Intern Impressions of Inspiring Beauty

These garments, the first created by Stephen Burrows , the second by Issey Miyake, represent an embodiment of the ‘Vision’ and ‘Innovation’ sections of the Inspiring Beauty exhibition. Photo by Emma Wallo

These garments, the first created by Stephen Burrows , the second by Issey Miyake, represent an embodiment of the ‘Vision’ and ‘Innovation’ sections of the Inspiring Beauty exhibition. Photo by Emma Wallo

I joined the Museum team as a marketing and communication intern near the end of planning for the Inspiring Beauty: 50 Years of Ebony Fashion Fair exhibition now on view in the Museum. This exhibit contains nearly 100 outfits and accessories from the Ebony Fashion Fair, an annual fashion event that featured mainly African American models wearing creations from top haute couture international fashion designers.

My first experience with the show was in collaboration with Camille Morgan, the curator for the exhibition, where I helped her compile some of the pictures and magazine clippings that would be part of the digital aspect of the exhibition. While I was working on scanning and cropping these pictures, naturally my attention was drawn to the models—not only because of the clothes they were wearing, but because of their expressions and demeanor. The women in these pictures were clearly enjoying themselves, exuding a grace and pride distinctly different from the distant and disinterested models we typically see on the runway. These photos made me realize how empowering that experience must have been for those women, to have the opportunity to model those exquisite garments and be admired for their beauty in a time period where society was still working toward acceptance of the idea of African American beauty.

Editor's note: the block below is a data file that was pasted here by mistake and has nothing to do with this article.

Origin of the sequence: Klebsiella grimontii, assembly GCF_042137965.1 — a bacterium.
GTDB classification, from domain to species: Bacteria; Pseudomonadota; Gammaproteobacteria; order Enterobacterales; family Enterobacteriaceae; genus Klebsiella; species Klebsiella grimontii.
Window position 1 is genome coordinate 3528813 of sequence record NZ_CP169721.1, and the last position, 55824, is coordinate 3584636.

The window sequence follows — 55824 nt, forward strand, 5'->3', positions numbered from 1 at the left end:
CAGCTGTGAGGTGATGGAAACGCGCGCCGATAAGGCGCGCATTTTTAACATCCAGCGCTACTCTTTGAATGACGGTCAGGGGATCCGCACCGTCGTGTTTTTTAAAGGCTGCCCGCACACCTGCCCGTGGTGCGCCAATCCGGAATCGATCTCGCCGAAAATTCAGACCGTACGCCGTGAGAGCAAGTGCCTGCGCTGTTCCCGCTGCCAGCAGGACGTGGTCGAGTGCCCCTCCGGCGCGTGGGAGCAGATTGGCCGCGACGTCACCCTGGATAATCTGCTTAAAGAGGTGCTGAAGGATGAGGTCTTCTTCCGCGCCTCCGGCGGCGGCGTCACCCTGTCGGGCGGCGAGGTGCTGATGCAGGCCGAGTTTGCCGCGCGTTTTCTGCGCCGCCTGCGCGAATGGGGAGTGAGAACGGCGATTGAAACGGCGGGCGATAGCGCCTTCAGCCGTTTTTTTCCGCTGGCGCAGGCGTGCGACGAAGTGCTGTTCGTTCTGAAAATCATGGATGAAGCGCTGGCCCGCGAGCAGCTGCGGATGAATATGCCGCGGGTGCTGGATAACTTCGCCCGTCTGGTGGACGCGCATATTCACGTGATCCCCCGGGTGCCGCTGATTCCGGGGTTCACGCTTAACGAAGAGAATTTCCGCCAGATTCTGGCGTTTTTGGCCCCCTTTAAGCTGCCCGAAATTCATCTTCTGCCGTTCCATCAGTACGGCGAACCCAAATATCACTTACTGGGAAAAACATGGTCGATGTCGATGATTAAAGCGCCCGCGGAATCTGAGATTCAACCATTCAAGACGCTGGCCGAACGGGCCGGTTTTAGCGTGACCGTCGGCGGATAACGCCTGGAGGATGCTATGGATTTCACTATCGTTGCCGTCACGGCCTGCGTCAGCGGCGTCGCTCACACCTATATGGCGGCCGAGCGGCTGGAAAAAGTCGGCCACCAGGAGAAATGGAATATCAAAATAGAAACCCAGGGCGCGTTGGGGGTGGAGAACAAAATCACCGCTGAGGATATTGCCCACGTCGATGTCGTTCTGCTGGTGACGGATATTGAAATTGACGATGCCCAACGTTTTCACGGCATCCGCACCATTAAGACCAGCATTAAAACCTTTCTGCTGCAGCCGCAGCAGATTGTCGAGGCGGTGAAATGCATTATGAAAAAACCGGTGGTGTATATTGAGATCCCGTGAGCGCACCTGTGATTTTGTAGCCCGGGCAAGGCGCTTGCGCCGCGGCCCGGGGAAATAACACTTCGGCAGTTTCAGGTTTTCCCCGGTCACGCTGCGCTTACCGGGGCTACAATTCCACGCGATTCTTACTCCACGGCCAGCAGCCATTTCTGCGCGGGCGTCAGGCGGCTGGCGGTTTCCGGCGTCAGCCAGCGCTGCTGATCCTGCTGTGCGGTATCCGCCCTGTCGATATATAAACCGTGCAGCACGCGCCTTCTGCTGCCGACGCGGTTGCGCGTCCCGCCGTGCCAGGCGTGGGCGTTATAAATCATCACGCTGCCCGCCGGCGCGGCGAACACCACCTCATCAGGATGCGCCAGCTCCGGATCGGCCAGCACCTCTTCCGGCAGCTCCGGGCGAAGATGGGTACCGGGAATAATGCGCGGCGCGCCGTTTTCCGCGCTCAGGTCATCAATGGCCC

This dazzling evening ensemble, designed by Bob Mackie, can be found in the ‘Power’ portion of the exhibit. Photo by Emma Wallo

This dazzling evening ensemble, designed by Bob Mackie, can be found in the ‘Power’ portion of the exhibit. Photo by Emma Wallo

The first time I saw the complete exhibition was on a tour led by Camille that provided the media with an early opportunity to view the exhibit. She began the tour by speaking about Eunice Johnson, the woman behind the Ebony Fashion Fair. Camille described her as a “fashion civil rights activist.” That depiction struck me as a very powerful one. Camille detailed how disturbed Johnson was by the lack of African American models in fashion, and therefore endeavored to convince designers to use African American models for their designs. She also worked tirelessly to acquire outfits from designers that would highlight and complement the skin tones of the models, emphasizing their natural beauty. Through both the Ebony Fashion Fair and her contributions to Johnson Publishing Company’s Ebony magazine, Johnson worked to create a prevalence and acceptance of African Americans in both fashion and overall society.

These garments, the first created by Stephen Burrows , the second by Issey Miyake, represent an embodiment of the ‘Vision’ and ‘Innovation’ sections of the Inspiring Beauty exhibition. Photo by Emma Wallo

These garments, the first created by Stephen Burrows , the second by Issey Miyake, represent an embodiment of the ‘Vision’ and ‘Innovation’ sections of the Inspiring Beauty exhibition. Photo by Emma Wallo

The Ebony Fashion Fair was not something I was familiar with prior to my time at the museum, and I’m very grateful that I’ve had the opportunity to learn about this culturally iconic part of history. I have walked through the Inspiring Beauty exhibit many times since it opened, and I always find something new to admire. The items in the show are so much more than just outfits: they represent a movement to seek equality through fashion. Over centuries, art has become a medium to express the need to make a difference. These garments uniquely capture the essence of the first fashion show dedicated to changing stigmas and stereotypes throughout society.

The clothes in this exhibit are beautiful, and being someone who has always admired fashion, I have a million reasons to be excited about such an exhibit. Still, the part that stands out the most to me is what is behind each piece of clothing—the desire to break down barriers and facilitate the idea that black is beautiful, and that women of all colors should be celebrated.

Emma Wallo, Marketing Intern

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